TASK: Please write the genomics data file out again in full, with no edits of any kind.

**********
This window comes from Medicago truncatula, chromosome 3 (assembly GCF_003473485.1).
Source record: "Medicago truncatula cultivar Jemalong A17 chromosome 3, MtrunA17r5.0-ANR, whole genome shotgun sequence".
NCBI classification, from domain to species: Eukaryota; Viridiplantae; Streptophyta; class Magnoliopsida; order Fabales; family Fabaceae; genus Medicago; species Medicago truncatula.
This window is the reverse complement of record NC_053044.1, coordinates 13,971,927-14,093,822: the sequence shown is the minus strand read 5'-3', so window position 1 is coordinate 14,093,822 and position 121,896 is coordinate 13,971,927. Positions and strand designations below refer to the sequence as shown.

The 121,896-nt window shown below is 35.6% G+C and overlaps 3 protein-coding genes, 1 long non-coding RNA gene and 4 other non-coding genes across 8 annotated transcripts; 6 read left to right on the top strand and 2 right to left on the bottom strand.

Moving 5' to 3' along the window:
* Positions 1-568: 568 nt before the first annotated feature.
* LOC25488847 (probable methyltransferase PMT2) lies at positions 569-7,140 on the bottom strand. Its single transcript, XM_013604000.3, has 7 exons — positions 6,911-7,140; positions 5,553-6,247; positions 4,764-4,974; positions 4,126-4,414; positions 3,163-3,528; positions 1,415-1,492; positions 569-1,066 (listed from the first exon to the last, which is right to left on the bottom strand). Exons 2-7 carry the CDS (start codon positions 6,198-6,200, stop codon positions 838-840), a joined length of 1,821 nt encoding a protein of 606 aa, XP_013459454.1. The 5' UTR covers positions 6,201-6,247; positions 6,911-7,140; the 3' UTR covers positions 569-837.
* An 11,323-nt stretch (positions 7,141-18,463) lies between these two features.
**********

This window comes from Medicago truncatula, chromosome 3 (assembly GCF_003473485.1).
Source record: "Medicago truncatula cultivar Jemalong A17 chromosome 3, MtrunA17r5.0-ANR, whole genome shotgun sequence".
NCBI classification, from domain to species: Eukaryota; Viridiplantae; Streptophyta; class Magnoliopsida; order Fabales; family Fabaceae; genus Medicago; species Medicago truncatula.
This window is the reverse complement of record NC_053044.1, coordinates 13,971,927-14,093,822: the sequence shown is the minus strand read 5'-3', so window position 1 is coordinate 14,093,822 and position 121,896 is coordinate 13,971,927. Positions and strand designations below refer to the sequence as shown.

The 121,896-nt window shown below is 35.6% G+C and overlaps 3 protein-coding genes, 1 long non-coding RNA gene and 4 other non-coding genes across 8 annotated transcripts; 6 read left to right on the top strand and 2 right to left on the bottom strand.

Moving 5' to 3' along the window:
* Positions 1-568: 568 nt before the first annotated feature.
* LOC25488847 (probable methyltransferase PMT2) lies at positions 569-7,140 on the bottom strand. Its single transcript, XM_013604000.3, has 7 exons — positions 6,911-7,140; positions 5,553-6,247; positions 4,764-4,974; positions 4,126-4,414; positions 3,163-3,528; positions 1,415-1,492; positions 569-1,066 (listed from the first exon to the last, which is right to left on the bottom strand). Exons 2-7 carry the CDS (start codon positions 6,198-6,200, stop codon positions 838-840), a joined length of 1,821 nt encoding a protein of 606 aa, XP_013459454.1. The 5' UTR covers positions 6,201-6,247; positions 6,911-7,140; the 3' UTR covers positions 569-837.
* An 11,323-nt stretch (positions 7,141-18,463) lies between these two features.